The following Sunday afternoon I attended the second program of the series. It opened with a series of five charming arias beautifully sung by Michelle Rivard and bass-baritone Rolfe Dau, a last minute substitute for the scheduled baritone.
The featured soloist on this program was Laura Albers playing the violin concerto in D Major. As to her playing. all I can say is, move over Hillary Hahn and make room for Laura for she is every inch a master. It brought to mind that Mozart was also an accomplished violinist and fully exploited its potential in this concerto. I couldn’t help feeling that I’d really like to hear more of Laura. She has been playing the violin since the age of two and performs with her two sisters in the Albers Trio. I hope that we will have the opportunity of hearing Laura and perhaps her trio. I noticed in the notes that she performs in the Cabrillo Festival orchestra — perhaps Marin will consider featuring her or her trio future venues.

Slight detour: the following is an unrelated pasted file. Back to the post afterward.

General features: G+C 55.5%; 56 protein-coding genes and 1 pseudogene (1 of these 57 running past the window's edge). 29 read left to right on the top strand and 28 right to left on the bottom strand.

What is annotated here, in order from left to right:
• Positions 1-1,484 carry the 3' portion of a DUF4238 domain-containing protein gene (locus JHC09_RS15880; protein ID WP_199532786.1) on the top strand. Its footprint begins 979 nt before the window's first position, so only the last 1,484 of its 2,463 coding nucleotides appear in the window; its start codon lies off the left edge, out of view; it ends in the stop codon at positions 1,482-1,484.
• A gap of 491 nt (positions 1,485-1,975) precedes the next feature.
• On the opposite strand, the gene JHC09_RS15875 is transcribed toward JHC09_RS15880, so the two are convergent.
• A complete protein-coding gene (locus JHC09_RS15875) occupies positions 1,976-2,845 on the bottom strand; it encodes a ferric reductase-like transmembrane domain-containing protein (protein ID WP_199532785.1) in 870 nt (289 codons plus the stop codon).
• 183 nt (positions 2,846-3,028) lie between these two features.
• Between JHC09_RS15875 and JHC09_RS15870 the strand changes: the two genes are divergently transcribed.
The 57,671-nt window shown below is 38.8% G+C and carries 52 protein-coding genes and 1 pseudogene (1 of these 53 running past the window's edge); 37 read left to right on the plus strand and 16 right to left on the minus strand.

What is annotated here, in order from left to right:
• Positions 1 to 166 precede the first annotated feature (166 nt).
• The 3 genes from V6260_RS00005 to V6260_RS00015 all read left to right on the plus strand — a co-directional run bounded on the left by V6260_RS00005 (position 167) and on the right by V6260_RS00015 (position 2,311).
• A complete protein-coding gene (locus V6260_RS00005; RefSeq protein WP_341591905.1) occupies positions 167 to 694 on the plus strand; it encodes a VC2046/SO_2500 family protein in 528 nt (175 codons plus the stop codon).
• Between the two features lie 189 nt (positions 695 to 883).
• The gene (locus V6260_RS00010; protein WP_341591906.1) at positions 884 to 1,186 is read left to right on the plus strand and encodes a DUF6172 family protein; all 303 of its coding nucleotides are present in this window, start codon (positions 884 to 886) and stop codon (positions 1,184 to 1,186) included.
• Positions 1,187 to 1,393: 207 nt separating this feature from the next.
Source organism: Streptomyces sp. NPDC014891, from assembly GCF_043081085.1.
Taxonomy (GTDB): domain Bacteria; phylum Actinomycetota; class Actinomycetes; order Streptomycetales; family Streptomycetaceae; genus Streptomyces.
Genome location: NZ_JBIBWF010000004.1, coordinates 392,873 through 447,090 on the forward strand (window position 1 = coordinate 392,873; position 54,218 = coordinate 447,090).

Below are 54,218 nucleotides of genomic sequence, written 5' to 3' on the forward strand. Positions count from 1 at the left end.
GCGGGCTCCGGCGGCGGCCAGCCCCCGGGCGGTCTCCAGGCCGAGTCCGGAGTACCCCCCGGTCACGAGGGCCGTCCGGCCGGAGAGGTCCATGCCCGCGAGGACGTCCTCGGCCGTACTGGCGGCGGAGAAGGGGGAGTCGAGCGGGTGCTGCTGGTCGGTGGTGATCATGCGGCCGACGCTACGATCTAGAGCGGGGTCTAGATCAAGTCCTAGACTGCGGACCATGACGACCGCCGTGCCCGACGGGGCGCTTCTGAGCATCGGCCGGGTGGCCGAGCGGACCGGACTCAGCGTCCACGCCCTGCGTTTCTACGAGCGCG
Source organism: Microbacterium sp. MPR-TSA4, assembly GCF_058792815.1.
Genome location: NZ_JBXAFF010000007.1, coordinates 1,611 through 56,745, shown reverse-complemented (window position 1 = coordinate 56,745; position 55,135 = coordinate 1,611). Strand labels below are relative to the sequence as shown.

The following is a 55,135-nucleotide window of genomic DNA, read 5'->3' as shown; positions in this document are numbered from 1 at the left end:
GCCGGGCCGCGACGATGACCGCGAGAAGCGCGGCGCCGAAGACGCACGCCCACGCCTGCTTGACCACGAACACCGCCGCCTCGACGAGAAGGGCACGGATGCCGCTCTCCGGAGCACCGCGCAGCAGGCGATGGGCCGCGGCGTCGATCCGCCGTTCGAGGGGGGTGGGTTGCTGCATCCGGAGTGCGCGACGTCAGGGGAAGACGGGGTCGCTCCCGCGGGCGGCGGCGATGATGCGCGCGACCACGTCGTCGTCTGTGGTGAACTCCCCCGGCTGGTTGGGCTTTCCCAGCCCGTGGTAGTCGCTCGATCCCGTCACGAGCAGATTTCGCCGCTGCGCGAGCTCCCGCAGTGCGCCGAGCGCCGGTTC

The program again ended with the San Francisco Sinfonietta performing Mozart’s Prague Symphony.Â If I had any reservations as to the caliber of this fine chamber orchestra and its warmly personable director Urs Leonhardt Steiner, they were dispelled during this second rendering of Mozart’s masterpiece. At first, I wasn’t sure I would enjoy hearing it the following day, but as it turned out it was played so wonderfully that I felt comfortably embraced by the celestial harmonies of Mozart. I fully understood John Orlando who several years ago when I asked him, if you had only one composer to take with you to the hereafter, who would it be? His reply was “Mozart.”
Michael Tierra is a bio–herbalist, acupuncturist, author, teacher, musician, classical pianist, singer and father of concert pianist Chetan Tierra, a recent concerto soloist with the Santa Cruz Symphony.